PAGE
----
Abstract 3887: Declining Stroke Burden Among White and Black Male Veteran Subjects
Background: The prevalence of hypertension and diabetes is increasing. We hypothesized that this could contribute to increasing burden of stroke. We investigated this in a large veteran database for the period from 1991–1997.
Methods: From 10/90–10/97 55,094 veterans were admitted with diagnosis of ischemic stroke (ICD code 434 or 436) at any VA hospital in the country. We extracted demographic data from VA administrative data bases. Discharge ICD-9 codes were used to assess stroke risk factors. Patients with classified as white or black and prevalence of stroke was calculated and stratified according to age.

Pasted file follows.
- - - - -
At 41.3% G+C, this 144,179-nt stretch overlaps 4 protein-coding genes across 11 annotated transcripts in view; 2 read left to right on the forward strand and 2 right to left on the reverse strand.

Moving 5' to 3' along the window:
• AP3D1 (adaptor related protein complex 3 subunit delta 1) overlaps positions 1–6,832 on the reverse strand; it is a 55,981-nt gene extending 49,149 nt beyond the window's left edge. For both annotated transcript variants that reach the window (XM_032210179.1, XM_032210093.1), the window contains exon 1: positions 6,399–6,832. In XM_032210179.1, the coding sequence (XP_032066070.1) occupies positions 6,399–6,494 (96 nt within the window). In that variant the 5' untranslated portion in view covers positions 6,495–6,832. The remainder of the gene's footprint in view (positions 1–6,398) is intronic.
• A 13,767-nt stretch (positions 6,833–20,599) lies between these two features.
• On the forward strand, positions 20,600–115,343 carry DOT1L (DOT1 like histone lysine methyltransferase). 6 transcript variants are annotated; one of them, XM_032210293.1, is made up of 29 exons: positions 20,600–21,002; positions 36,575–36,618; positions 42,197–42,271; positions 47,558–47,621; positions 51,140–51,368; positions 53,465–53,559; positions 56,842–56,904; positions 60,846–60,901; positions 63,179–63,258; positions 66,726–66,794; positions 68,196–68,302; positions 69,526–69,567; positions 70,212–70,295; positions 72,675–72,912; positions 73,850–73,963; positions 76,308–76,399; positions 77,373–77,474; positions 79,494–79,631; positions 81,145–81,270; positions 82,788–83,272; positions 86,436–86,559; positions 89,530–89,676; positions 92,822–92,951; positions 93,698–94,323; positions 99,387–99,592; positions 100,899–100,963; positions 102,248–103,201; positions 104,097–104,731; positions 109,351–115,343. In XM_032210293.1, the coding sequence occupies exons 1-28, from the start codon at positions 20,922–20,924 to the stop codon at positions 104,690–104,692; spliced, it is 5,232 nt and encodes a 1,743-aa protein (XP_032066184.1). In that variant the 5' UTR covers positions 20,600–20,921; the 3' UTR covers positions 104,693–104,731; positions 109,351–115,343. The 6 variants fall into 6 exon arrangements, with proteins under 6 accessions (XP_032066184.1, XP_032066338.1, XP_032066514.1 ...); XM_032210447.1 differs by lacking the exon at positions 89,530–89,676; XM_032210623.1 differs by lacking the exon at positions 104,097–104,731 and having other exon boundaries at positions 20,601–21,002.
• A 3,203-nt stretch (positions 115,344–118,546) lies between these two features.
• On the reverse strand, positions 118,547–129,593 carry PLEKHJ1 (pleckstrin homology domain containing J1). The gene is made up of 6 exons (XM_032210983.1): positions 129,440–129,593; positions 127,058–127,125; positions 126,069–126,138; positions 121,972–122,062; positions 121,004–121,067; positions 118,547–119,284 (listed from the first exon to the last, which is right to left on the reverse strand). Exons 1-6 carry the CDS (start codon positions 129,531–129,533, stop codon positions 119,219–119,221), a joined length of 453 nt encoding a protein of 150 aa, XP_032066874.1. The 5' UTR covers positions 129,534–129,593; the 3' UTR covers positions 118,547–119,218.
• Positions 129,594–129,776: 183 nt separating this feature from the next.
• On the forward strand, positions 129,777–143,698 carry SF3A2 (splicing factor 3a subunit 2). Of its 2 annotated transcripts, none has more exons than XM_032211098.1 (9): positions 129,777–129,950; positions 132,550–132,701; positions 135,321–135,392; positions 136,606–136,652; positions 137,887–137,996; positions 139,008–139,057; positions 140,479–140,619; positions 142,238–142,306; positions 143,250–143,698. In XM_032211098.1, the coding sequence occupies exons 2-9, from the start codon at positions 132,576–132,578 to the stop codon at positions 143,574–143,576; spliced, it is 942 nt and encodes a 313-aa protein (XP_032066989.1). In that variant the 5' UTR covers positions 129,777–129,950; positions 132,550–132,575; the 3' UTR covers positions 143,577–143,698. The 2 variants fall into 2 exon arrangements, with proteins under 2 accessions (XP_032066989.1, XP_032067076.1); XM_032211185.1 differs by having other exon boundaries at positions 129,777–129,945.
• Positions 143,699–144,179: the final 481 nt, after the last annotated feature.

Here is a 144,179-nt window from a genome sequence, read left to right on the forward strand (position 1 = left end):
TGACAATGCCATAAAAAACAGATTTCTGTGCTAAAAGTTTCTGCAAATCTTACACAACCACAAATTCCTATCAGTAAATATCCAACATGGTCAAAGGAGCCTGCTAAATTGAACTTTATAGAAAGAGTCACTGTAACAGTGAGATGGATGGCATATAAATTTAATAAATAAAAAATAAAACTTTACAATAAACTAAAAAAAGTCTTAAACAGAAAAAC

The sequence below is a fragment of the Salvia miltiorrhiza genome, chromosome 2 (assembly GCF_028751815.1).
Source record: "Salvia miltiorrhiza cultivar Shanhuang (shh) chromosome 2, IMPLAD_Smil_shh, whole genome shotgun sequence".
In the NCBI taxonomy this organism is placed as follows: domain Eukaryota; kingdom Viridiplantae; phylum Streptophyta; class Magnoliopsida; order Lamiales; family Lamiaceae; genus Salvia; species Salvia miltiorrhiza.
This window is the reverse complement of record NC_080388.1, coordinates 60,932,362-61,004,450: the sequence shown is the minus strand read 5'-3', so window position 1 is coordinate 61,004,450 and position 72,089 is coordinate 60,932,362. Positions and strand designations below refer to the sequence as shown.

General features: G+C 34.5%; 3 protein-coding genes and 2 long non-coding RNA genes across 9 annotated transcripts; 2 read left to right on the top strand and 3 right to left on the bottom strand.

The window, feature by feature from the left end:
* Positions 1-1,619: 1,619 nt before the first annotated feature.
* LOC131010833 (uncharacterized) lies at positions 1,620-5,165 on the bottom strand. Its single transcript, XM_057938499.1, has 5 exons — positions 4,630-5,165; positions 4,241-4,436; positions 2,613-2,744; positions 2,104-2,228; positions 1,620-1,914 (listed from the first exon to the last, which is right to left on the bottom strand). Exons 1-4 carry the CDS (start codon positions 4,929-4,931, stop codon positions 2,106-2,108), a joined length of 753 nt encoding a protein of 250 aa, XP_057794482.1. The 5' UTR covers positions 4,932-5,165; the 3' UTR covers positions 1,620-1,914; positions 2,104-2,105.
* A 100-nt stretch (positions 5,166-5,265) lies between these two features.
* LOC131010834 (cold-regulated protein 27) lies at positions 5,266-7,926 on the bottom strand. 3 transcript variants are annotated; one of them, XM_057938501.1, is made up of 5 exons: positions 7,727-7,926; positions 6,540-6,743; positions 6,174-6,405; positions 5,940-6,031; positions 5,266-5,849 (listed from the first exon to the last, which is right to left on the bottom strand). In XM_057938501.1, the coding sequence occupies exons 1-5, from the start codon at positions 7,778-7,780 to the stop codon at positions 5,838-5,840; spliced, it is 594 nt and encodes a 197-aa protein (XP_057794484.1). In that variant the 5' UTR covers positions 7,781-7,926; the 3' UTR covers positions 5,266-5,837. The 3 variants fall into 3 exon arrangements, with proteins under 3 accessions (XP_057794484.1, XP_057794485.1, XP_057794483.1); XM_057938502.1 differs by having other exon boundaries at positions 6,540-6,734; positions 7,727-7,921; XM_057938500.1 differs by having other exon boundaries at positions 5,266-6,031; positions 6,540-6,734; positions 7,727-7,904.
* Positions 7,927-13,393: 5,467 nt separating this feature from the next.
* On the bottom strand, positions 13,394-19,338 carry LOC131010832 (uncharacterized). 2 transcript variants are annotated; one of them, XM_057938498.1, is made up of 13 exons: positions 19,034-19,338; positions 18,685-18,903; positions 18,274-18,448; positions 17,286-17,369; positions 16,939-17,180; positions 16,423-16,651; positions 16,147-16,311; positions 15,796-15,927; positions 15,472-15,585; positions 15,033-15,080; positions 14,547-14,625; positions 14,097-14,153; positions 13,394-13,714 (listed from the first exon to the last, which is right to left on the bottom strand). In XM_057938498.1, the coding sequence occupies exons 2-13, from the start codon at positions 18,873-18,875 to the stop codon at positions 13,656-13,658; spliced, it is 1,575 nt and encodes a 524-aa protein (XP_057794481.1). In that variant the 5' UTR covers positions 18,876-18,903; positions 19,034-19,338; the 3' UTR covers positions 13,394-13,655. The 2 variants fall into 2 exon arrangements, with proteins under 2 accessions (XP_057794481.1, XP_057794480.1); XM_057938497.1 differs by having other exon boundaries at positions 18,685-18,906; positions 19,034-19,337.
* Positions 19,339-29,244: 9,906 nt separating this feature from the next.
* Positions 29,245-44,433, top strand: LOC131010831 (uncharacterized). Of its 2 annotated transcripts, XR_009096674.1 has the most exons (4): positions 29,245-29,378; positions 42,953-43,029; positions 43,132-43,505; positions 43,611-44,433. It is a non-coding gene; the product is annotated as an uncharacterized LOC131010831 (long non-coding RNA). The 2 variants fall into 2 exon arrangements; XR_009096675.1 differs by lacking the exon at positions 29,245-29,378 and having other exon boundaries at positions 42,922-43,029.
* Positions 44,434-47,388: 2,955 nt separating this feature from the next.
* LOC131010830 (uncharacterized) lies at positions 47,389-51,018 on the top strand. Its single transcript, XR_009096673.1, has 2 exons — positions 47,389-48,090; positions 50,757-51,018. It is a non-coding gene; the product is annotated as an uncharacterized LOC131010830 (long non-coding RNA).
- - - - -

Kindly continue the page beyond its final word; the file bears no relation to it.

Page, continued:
Results: Overall annual incidence rate fell from 2.7 per 1000 in 1991 to 1.67 per 1000 in 1997. Annual incidence number of stroke declined steadily in both the white and black groups from 1991 to 1997. Incidence numbers fell for all ages with greater decrease in younger age groups.
Conclusion: Despite rising prevalence of vascular risk factors the burden of stroke among male veterans is decreasing. This appears to be true for both blacks and whites and across all age groups.